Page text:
The application of machine learning in finance and banking has the potential to transform banking and the future of spending as we know it. We are on the brink of a quiet revolution right now as banks and financial institutions are finally learning to deploy technology in a right way. Those banks that haven’t learned to innovate and improve their service by means of technology are dying – many are already dead, they just don’t know it yet. At the same time, we see major tech and internet players like Apple, Google, Amazon and Alibaba enter the consumer finance market. These companies have a lot of capital, know a whole lot about their customers and have invested in perfecting customer experience, so it will be interesting to see how legacy banks are able to compete in the battle of the ecosystems.
As Tinkoff looks at the future of banking and spending in the next decade, we are convinced that Lifestyle Banking is where the industry is headed. Customers want a frictionless experience to make “mandatory spending” (bills, taxes, loans, etc.) automatic and invisible, while making “positive spending” (entertainment, travel, leisure) as easy as possible, through robust ecosystems that effortlessly connect you with the ways you want to spend your money.
As for what will remain the same, I think that at the end of the day consumers will still choose the bank that offers the most exceptional customer experience.
What will you be discussing at The Economist's Finance Disrupted Conference?
I’d really like to share about our success in building the world’s largest stand-alone digital bank, as well as what we are planning as we pioneer Lifestyle Banking. When I look at the US banking market and see some of the newest innovations, these are some of the things that Tinkoff has been doing for quite some time now. I think there’s a lot that the US banking sector can learn from its European peers.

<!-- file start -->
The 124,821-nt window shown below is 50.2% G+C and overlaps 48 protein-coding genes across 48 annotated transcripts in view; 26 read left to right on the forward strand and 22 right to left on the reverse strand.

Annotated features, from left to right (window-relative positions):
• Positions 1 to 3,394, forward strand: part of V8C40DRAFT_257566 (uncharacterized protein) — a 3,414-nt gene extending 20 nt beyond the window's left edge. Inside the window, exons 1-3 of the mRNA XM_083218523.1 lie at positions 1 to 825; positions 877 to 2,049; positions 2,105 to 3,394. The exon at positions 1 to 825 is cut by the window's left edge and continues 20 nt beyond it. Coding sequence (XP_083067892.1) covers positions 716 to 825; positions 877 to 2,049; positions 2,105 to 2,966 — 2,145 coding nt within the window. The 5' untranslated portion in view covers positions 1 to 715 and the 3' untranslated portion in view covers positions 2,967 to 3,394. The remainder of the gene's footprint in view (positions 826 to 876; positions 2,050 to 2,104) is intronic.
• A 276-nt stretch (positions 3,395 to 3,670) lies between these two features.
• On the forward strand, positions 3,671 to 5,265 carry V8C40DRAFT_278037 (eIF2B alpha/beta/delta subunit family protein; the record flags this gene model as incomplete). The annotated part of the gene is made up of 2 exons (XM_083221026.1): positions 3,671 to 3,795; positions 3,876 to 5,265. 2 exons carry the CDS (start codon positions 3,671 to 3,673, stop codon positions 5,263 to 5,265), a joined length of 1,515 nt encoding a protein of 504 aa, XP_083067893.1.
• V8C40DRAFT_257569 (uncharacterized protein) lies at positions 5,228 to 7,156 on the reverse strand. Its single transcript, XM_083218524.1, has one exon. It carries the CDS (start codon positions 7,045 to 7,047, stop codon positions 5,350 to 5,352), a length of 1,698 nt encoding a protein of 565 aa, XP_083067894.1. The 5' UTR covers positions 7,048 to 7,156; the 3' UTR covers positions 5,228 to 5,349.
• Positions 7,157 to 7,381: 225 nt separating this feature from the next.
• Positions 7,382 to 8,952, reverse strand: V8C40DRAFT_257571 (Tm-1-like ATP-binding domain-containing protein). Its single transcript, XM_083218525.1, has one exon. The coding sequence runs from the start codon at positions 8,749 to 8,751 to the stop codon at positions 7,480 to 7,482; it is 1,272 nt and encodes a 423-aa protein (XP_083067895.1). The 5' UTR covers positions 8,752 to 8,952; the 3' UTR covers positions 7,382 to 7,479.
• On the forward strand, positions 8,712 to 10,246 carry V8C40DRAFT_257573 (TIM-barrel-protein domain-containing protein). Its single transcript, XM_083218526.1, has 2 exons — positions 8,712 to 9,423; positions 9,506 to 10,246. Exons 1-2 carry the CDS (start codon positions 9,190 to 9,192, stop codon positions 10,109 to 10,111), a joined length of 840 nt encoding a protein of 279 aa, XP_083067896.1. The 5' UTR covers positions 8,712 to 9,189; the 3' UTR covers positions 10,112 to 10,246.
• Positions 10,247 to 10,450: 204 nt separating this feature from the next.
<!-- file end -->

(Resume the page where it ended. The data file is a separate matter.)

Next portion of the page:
I also want to highlight what we are doing in terms of adopting latest technologies. It may not be very sexy on the outside, because it’s not always the sort of thing that is visible from the surface of the user interface, but we are doing amazing things as a tech company with biometrics, RPA and machine learning. For example, inbound customer service calls are authenticated using voice recognition technology. We have also developed a chat support which handles almost 20 percent of all chats. Most customers do not even know that they are talking to a robot and not a human being. We want to get to about 50 percent in the near future.
In our mobile app for retail customers, we recently launched Tinkoff Stories, which are kind of like Instagram stories and are based on your own transactional behavior and provide content relevant to the customer. The results have far exceeded expectations, having proved to be an exceedingly efficient tool to distribute offers, boost engagement through lifestyle banking, collect feedback and increase customer loyalty. Since the launch of Stories, MAU has increased by 22% and the number of sessions has nearly tripled. The average user now views 17 mobile sessions per month, up from 6 sessions at the start of the project.